The speculative-grade default rate for European corporates, which stood at 6.3% at the end of Q312, will rise to 6.8% by the end of 2013, predicts Standard & Poor’s (S&P) in its
‘Corporate Credit Outlook Report 2013’
. S&P says that the figure will be driven by the still deteriorating credit quality of companies assigned private credit estimates, a weak eurozone economy, and looming debt maturities.
“While Europe’s corporate sector was able to weather existential pressure on the euro and a lurch back recession in 2012, we think 2013 will be a year when the corporate sector is not as readily able to detach itself from underlying economic realities,” Paul Watters, senior director, head of corporate research Europe, S&P’s Ratings Services, writes in the report.
“Although the intervention by the European Central Bank (ECB) appears to have averted the crisis by reducing the risk of a disorderly break-up of the euro, the hard grind of adjustment and austerity will remain. As such, Europe’s economy is likely to remain weak and fragile – our baseline forecast is for zero real gross domestic product (GDP) growth for the eurozone in 2013. In such a difficult operating environment, we consequently expect corporate credit quality to weaken moderately in most sectors in 2013.”
S&P’s base-case European speculative-grade default forecast for 2013 would equate to 49 companies defaulting, up from 46 over the 12 months to end-September 2012. Furthermore, in S&P’s downside scenario, the default rate may reach a high of 8.8%, although that would require a more severe recession in Europe than currently anticipated, accompanied by a more inhospitable financing environment for the more vulnerable, mostly private, credits that S&P monitor.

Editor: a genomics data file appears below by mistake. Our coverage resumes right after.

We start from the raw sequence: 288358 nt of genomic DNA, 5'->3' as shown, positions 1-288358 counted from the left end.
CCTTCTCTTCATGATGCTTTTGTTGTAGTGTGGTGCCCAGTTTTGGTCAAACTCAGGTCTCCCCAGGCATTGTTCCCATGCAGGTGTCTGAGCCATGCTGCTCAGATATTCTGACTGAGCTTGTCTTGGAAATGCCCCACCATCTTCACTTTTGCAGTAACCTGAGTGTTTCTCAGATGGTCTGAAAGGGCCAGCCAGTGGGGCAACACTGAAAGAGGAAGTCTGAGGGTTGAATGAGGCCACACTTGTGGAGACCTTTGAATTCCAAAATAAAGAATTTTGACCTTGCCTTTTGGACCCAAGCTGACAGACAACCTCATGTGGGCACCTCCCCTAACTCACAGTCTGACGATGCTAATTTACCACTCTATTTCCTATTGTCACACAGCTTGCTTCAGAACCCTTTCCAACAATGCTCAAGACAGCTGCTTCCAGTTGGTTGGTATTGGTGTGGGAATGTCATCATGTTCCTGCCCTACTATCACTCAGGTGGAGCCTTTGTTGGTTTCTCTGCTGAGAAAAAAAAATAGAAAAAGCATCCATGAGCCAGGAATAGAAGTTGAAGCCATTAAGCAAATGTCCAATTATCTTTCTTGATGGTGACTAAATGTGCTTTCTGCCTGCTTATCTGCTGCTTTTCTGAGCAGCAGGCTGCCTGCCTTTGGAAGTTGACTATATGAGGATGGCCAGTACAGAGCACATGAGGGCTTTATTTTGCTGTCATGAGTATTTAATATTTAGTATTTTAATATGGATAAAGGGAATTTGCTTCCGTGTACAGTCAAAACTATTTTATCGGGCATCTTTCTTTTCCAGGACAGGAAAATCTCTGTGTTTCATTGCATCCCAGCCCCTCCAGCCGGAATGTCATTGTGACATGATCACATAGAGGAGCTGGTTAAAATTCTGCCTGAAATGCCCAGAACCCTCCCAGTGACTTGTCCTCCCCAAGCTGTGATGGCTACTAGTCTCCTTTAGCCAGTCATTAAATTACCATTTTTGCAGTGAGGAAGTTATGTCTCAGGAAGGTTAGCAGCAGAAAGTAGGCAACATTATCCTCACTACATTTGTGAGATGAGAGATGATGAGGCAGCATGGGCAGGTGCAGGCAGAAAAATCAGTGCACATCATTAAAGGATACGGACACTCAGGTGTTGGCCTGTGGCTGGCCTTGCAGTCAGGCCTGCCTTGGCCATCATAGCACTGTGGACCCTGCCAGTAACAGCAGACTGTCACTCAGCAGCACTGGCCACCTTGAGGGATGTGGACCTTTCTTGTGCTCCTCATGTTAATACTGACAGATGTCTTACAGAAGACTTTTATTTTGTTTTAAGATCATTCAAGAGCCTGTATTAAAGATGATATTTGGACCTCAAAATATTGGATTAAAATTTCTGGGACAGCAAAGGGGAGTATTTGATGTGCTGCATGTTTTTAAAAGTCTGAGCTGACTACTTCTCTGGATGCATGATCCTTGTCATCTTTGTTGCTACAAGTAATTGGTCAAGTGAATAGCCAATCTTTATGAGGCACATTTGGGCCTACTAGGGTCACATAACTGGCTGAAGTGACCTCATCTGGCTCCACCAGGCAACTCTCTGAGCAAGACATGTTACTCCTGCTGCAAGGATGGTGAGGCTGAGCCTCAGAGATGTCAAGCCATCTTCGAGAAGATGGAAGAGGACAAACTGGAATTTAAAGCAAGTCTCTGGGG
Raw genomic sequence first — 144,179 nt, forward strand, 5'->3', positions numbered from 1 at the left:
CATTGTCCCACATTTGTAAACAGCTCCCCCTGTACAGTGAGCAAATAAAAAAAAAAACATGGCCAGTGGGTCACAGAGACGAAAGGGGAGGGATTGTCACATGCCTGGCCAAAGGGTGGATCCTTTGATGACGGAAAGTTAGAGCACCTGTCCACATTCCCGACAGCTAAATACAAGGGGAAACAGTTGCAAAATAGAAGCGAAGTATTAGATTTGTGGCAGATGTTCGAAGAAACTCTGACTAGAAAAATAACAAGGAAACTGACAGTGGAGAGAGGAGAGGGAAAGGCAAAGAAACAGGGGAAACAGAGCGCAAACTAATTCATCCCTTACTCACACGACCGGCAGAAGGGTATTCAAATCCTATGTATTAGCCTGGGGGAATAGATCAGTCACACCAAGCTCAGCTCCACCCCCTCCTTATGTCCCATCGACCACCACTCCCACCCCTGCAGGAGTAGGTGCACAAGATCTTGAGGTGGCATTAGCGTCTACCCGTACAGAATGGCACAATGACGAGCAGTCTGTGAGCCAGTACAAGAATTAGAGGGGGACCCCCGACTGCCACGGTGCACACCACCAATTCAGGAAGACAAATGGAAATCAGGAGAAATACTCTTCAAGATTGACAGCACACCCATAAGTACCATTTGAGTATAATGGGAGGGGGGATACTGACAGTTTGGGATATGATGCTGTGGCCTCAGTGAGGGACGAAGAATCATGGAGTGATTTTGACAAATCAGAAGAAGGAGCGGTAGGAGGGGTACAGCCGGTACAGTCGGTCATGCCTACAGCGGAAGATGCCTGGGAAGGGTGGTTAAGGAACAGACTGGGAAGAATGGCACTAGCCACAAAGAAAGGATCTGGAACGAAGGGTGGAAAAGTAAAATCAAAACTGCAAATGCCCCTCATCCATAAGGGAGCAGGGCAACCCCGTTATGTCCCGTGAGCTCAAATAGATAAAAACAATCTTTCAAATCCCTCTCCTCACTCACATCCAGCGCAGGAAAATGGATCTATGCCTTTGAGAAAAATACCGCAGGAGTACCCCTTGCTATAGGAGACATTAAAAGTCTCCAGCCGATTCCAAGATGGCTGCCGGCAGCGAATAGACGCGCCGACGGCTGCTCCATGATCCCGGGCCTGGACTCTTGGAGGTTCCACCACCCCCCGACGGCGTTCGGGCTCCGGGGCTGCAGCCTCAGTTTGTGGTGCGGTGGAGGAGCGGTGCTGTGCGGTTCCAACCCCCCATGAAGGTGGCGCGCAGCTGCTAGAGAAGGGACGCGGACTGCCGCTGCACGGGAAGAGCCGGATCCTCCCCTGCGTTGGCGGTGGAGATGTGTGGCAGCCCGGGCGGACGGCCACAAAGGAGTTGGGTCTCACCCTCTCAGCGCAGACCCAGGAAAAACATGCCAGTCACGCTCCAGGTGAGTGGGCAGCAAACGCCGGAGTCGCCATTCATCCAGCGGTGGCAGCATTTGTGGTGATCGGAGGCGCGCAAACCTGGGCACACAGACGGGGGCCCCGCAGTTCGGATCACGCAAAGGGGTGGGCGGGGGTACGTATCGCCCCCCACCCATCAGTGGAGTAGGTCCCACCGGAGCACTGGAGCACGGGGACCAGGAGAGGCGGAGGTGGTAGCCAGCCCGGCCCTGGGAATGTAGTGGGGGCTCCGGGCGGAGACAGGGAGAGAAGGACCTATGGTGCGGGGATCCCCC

Greater competition on the back of reduced demand implies that some sectors may lose pricing power and suffer eroding operating margins. Potential issues of structural overcapacity are expected to weigh on credit prospects not only in local sectors such as utilities, refining and motor manufacturing but also in some global sectors, such as shipping and steel, through 2013.
At the same time, corporates based in the ‘GIIIPS countries’ (Greece, Ireland, Italy, Portugal, and Spain) are seeking to protect their businesses from remote euro break-up risk by actively reducing their country risk exposure where feasible. S&P anticipates investors will increasingly differentiate on the basis of how well geographically diversified are companies’ revenues and financing.
On the positive side, some improvement in the US economy (assuming a market neutral accord to address the fiscal cliff), and the stabilisation in the Chinese economy following the recent leadership transition, could limit the deterioration of credit metrics for S&P’s European-rated entities.
Liquidity risks are also expected to ease off in comparison to recent years, as a result of the improvement in corporate balance sheets, and stronger conditions in the debt capital markets. European corporate cash balances, these have increased by 30% in recent years, but at only 8-9% of total assets this is not excessive for the early stages of recovery. Some of the rise reflects companies’ response to the deleveraging of banks and the consequent squeeze on loan growth. It also reflects a strongly precautionary element, concludes S&P.
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